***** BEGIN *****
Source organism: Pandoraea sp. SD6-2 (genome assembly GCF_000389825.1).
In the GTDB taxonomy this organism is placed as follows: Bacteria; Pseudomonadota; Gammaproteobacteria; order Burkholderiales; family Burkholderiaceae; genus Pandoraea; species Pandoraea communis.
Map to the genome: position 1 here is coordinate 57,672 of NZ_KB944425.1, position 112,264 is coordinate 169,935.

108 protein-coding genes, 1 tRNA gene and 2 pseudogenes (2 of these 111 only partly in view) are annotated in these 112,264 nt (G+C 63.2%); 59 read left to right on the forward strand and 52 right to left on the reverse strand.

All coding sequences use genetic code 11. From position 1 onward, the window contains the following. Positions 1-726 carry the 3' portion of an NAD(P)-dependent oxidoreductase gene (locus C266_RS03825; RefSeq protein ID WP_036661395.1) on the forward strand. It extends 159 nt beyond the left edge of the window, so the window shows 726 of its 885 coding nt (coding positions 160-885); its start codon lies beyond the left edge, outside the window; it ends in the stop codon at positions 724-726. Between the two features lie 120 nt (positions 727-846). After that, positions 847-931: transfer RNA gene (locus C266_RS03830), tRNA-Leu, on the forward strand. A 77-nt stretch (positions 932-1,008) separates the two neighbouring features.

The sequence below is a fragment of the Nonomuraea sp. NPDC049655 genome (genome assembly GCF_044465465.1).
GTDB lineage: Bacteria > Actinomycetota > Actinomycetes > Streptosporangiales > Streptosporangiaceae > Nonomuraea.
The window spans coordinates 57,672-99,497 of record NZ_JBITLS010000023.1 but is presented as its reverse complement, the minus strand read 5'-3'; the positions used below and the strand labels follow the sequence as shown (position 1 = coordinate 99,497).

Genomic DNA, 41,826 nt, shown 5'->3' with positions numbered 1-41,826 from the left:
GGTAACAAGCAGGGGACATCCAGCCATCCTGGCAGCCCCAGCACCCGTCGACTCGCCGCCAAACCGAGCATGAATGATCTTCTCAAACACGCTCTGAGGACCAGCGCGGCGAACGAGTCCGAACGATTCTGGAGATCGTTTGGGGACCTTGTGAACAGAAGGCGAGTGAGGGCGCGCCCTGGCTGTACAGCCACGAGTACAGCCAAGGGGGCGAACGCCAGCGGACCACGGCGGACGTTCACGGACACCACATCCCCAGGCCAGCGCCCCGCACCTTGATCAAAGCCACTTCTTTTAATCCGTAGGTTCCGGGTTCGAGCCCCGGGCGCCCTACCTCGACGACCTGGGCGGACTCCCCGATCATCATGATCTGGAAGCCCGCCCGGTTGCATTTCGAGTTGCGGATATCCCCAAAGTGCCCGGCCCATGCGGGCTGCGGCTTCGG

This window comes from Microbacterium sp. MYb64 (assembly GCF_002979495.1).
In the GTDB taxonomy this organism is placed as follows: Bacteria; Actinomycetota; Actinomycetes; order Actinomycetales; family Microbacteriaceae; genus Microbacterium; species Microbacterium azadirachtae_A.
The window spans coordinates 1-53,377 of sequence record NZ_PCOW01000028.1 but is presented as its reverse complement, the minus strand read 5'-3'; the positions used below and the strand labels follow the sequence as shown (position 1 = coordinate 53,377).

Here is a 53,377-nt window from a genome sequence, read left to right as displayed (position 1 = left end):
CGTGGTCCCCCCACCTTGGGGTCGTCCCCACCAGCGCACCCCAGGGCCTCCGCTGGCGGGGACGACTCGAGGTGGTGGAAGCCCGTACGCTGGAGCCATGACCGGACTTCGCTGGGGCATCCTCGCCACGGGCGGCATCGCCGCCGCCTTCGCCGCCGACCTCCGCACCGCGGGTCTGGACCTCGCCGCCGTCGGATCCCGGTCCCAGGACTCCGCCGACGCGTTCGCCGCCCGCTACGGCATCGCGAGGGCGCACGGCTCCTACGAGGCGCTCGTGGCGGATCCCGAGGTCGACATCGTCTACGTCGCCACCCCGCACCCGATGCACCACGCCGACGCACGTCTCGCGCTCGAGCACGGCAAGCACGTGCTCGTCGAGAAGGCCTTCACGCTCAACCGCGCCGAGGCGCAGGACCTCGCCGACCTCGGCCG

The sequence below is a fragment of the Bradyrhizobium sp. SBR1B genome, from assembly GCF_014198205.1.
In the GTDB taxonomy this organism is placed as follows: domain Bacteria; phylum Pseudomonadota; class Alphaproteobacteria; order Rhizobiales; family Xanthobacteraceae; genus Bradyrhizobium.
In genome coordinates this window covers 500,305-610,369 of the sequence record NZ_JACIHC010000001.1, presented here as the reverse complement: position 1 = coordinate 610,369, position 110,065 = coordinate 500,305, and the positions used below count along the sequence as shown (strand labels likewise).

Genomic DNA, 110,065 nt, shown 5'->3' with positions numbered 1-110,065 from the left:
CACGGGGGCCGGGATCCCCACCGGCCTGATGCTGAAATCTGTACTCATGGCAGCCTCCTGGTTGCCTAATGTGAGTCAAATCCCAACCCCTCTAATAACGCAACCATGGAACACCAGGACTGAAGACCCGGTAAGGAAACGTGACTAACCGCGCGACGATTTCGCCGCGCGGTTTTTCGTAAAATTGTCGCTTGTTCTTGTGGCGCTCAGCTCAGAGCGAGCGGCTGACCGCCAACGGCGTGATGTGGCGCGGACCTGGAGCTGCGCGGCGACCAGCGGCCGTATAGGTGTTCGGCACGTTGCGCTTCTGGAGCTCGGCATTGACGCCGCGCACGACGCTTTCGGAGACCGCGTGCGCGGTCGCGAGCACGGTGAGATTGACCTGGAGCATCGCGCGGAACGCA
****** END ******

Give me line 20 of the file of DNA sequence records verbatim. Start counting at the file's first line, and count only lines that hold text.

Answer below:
CACGGGGGCCGGGATCCCCACCGGCCTGATGCTGAAATCTGTACTCATGGCAGCCTCCTGGTTGCCTAATGTGAGTCAAATCCCAACCCCTCTAATAACGCAACCATGGAACACCAGGACTGAAGACCCGGTAAGGAAACGTGACTAACCGCGCGACGATTTCGCCGCGCGGTTTTTCGTAAAATTGTCGCTTGTTCTTGTGGCGCTCAGCTCAGAGCGAGCGGCTGACCGCCAACGGCGTGATGTGGCGCGGACCTGGAGCTGCGCGGCGACCAGCGGCCGTATAGGTGTTCGGCACGTTGCGCTTCTGGAGCTCGGCATTGACGCCGCGCACGACGCTTTCGGAGACCGCGTGCGCGGTCGCGAGCACGGTGAGATTGACCTGGAGCATCGCGCGGAACGCA